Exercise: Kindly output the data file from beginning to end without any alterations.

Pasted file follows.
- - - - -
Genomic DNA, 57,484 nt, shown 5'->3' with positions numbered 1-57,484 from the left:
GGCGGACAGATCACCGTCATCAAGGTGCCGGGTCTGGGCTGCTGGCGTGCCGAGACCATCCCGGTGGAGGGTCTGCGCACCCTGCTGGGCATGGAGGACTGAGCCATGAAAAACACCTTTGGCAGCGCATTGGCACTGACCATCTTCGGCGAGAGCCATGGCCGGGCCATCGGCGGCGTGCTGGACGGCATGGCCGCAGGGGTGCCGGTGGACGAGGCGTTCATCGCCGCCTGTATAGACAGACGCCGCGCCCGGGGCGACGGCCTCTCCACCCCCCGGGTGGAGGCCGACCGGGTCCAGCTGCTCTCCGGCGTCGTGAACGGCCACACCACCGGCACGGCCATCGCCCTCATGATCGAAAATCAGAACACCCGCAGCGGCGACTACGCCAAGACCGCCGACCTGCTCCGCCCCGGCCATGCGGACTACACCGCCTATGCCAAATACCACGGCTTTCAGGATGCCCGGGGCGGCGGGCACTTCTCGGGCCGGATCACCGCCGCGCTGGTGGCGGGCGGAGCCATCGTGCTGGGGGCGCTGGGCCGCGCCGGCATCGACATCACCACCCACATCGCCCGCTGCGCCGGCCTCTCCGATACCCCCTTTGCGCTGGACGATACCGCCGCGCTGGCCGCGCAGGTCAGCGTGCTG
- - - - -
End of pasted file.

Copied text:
Genomic DNA, 57,484 nt, shown 5'->3' with positions numbered 1-57,484 from the left:
GGCGGACAGATCACCGTCATCAAGGTGCCGGGTCTGGGCTGCTGGCGTGCCGAGACCATCCCGGTGGAGGGTCTGCGCACCCTGCTGGGCATGGAGGACTGAGCCATGAAAAACACCTTTGGCAGCGCATTGGCACTGACCATCTTCGGCGAGAGCCATGGCCGGGCCATCGGCGGCGTGCTGGACGGCATGGCCGCAGGGGTGCCGGTGGACGAGGCGTTCATCGCCGCCTGTATAGACAGACGCCGCGCCCGGGGCGACGGCCTCTCCACCCCCCGGGTGGAGGCCGACCGGGTCCAGCTGCTCTCCGGCGTCGTGAACGGCCACACCACCGGCACGGCCATCGCCCTCATGATCGAAAATCAGAACACCCGCAGCGGCGACTACGCCAAGACCGCCGACCTGCTCCGCCCCGGCCATGCGGACTACACCGCCTATGCCAAATACCACGGCTTTCAGGATGCCCGGGGCGGCGGGCACTTCTCGGGCCGGATCACCGCCGCGCTGGTGGCGGGCGGAGCCATCGTGCTGGGGGCGCTGGGCCGCGCCGGCATCGACATCACCACCCACATCGCCCGCTGCGCCGGCCTCTCCGATACCCCCTTTGCGCTGGACGATACCGCCGCGCTGGCCGCGCAGGTCAGCGTGCTG